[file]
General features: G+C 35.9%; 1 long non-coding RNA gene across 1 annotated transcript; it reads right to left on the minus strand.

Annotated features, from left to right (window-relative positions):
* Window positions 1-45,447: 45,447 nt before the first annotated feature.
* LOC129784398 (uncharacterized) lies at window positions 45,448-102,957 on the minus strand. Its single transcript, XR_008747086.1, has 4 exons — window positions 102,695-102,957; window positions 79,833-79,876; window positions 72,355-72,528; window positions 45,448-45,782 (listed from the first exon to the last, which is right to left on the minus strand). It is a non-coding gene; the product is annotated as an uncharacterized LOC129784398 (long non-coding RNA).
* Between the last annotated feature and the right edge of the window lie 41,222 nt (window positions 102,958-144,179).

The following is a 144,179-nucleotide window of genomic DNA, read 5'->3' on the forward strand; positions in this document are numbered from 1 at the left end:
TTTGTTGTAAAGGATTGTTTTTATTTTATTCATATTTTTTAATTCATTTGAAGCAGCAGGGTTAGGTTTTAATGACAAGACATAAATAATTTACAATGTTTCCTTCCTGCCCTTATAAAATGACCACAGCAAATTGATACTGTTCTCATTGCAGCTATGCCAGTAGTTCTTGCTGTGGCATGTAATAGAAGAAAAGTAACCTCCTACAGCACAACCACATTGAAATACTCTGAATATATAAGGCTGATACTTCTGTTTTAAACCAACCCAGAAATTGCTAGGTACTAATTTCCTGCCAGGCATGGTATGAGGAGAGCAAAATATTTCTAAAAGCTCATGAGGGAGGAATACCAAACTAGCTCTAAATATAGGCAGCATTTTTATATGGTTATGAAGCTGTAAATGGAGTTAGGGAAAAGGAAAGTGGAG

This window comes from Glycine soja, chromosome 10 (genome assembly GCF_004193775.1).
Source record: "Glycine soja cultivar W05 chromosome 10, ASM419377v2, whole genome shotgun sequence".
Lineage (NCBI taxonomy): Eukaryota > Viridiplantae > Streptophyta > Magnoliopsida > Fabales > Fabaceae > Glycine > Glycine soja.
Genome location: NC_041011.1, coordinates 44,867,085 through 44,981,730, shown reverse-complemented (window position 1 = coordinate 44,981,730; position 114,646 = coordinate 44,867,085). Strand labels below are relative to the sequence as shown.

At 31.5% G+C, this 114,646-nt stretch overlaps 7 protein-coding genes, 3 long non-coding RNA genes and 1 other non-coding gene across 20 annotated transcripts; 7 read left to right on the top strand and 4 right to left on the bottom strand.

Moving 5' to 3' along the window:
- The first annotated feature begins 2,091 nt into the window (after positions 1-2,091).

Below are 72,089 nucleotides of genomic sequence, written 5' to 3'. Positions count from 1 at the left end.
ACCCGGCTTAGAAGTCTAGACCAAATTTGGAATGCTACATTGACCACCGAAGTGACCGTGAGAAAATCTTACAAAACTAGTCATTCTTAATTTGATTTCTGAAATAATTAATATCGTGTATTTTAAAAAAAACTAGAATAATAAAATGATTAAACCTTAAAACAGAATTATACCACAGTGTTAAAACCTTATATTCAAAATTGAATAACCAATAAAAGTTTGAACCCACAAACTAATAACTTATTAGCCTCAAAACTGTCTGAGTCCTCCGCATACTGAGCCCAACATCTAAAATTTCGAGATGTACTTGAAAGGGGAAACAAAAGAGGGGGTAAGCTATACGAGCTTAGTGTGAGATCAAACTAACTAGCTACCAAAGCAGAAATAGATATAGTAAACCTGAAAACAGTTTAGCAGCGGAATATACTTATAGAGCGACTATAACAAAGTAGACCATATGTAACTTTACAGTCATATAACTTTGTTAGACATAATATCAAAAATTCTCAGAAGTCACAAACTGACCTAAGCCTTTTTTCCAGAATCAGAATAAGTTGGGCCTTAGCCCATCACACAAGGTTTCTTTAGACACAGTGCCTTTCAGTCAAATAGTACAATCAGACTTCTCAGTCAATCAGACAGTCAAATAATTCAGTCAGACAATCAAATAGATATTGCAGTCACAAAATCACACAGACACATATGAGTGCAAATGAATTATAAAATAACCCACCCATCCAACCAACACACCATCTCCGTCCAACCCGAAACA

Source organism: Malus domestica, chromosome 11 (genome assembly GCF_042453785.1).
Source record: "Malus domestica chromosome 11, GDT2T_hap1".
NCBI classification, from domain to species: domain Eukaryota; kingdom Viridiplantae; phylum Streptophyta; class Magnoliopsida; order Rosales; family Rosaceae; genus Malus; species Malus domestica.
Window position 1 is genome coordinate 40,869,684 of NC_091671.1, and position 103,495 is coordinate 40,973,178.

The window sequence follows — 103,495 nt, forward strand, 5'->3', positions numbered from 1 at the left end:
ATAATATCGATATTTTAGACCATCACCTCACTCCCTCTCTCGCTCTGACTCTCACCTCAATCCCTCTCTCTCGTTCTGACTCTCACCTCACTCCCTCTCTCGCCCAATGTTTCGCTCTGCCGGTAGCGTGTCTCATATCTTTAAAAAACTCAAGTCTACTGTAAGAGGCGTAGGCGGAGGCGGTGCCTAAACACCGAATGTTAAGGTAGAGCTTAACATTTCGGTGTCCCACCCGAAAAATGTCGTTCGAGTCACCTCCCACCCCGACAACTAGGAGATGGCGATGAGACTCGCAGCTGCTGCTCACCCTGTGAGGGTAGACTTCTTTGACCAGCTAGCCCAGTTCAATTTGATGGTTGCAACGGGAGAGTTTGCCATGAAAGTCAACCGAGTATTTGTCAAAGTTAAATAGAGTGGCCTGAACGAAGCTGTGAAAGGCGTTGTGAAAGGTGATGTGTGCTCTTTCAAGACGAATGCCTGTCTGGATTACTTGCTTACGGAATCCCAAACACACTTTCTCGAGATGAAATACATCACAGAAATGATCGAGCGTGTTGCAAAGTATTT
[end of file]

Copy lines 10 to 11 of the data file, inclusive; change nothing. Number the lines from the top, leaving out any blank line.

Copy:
Lineage (NCBI taxonomy): Eukaryota > Viridiplantae > Streptophyta > Magnoliopsida > Fabales > Fabaceae > Glycine > Glycine soja.
Genome location: NC_041011.1, coordinates 44,867,085 through 44,981,730, shown reverse-complemented (window position 1 = coordinate 44,981,730; position 114,646 = coordinate 44,867,085). Strand labels below are relative to the sequence as shown.